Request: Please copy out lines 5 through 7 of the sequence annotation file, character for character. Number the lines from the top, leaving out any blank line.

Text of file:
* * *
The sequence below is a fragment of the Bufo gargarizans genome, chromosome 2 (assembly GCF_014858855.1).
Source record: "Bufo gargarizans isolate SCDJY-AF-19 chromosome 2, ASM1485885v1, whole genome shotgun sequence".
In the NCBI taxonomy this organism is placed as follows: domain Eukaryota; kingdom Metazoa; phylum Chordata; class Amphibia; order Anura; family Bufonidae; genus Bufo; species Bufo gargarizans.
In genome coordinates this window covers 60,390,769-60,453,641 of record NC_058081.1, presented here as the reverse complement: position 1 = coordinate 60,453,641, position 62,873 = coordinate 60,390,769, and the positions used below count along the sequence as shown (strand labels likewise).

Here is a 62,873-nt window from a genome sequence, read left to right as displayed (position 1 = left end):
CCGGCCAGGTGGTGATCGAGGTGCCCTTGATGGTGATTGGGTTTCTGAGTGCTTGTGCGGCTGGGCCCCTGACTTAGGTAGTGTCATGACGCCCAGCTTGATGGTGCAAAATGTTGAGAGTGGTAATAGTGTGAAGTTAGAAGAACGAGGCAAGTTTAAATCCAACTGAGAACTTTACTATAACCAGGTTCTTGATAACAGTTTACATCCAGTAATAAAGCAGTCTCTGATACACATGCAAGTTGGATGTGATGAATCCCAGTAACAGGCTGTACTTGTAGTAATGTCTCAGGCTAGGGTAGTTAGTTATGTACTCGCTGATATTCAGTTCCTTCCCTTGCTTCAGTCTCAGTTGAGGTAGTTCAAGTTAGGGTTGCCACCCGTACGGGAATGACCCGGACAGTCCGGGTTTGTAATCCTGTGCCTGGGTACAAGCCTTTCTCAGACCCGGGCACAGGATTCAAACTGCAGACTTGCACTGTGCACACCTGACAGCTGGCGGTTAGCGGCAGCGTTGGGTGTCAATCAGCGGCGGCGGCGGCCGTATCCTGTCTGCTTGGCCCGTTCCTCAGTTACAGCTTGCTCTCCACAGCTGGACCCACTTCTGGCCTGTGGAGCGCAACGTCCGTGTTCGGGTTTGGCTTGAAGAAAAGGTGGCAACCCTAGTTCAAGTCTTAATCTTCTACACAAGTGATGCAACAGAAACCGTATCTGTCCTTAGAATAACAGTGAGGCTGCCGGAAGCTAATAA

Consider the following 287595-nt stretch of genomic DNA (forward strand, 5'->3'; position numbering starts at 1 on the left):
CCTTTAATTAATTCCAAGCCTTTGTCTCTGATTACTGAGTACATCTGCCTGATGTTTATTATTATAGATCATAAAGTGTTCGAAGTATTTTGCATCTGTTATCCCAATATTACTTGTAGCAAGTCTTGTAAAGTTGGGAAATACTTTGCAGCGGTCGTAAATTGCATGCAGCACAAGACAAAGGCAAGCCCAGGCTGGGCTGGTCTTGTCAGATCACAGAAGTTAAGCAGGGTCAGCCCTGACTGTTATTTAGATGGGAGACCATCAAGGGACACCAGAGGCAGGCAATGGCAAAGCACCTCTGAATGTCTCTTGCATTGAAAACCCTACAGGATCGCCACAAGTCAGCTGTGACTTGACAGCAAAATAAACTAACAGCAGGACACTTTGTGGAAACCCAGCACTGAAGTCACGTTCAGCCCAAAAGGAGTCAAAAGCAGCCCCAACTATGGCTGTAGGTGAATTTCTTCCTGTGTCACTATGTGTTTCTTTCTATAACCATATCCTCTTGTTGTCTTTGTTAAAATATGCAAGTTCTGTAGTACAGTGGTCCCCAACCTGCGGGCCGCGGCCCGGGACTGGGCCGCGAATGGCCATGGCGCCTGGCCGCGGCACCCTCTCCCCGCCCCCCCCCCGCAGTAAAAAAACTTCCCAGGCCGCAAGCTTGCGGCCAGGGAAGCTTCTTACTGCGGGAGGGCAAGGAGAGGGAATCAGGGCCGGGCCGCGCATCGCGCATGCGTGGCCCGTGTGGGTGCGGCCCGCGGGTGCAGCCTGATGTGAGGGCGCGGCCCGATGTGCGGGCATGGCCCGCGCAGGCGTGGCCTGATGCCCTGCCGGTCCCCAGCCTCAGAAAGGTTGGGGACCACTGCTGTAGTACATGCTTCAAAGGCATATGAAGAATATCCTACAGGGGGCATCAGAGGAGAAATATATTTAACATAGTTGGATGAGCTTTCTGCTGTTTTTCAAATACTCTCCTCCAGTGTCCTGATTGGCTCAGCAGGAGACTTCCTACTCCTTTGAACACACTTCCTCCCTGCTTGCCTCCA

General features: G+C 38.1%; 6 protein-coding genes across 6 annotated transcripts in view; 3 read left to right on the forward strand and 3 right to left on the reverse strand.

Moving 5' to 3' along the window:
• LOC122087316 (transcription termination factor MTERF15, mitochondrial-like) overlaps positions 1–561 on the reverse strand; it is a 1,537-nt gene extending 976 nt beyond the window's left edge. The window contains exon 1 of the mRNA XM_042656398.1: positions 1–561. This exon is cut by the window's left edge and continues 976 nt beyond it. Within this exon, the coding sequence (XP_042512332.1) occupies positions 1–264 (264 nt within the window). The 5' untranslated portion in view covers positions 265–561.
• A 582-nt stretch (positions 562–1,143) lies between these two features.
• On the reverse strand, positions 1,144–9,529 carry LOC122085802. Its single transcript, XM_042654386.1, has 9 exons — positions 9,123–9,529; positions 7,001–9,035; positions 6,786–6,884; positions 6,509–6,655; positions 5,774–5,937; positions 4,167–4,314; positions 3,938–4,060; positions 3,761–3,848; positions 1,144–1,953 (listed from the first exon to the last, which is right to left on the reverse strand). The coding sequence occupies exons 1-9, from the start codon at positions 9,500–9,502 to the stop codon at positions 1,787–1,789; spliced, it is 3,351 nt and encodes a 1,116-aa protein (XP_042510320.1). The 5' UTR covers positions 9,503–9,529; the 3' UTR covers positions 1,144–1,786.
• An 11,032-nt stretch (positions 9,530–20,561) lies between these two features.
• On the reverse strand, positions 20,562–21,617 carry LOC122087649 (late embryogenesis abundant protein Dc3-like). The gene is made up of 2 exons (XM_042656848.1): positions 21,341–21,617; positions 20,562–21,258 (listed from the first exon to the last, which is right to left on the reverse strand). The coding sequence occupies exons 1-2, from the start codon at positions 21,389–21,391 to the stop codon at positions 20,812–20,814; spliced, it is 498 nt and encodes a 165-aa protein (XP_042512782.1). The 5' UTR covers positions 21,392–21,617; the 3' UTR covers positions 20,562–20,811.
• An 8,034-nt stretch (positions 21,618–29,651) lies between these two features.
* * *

Here is a 62,873-nt window from a genome sequence, read left to right as displayed (position 1 = left end):
CCGGCCAGGTGGTGATCGAGGTGCCCTTGATGGTGATTGGGTTTCTGAGTGCTTGTGCGGCTGGGCCCCTGACTTAGGTAGTGTCATGACGCCCAGCTTGATGGTGCAAAATGTTGAGAGTGGTAATAGTGTGAAGTTAGAAGAACGAGGCAAGTTTAAATCCAACTGAGAACTTTACTATAACCAGGTTCTTGATAACAGTTTACATCCAGTAATAAAGCAGTCTCTGATACACATGCAAGTTGGATGTGATGAATCCCAGTAACAGGCTGTACTTGTAGTAATGTCTCAGGCTAGGGTAGTTAGTTATGTACTCGCTGATATTCAGTTCCTTCCCTTGCTTCAGTCTCAGTTGAGGTAGTTCAAGTTAGGGTTGCCACCCGTACGGGAATGACCCGGACAGTCCGGGTTTGTAATCCTGTGCCTGGGTACAAGCCTTTCTCAGACCCGGGCACAGGATTCAAACTGCAGACTTGCACTGTGCACACCTGACAGCTGGCGGTTAGCGGCAGCGTTGGGTGTCAATCAGCGGCGGCGGCGGCCGTATCCTGTCTGCTTGGCCCGTTCCTCAGTTACAGCTTGCTCTCCACAGCTGGACCCACTTCTGGCCTGTGGAGCGCAACGTCCGTGTTCGGGTTTGGCTTGAAGAAAAGGTGGCAACCCTAGTTCAAGTCTTAATCTTCTACACAAGTGATGCAACAGAAACCGTATCTGTCCTTAGAATAACAGTGAGGCTGCCGGAAGCTAATAA

Consider the following 287595-nt stretch of genomic DNA (forward strand, 5'->3'; position numbering starts at 1 on the left):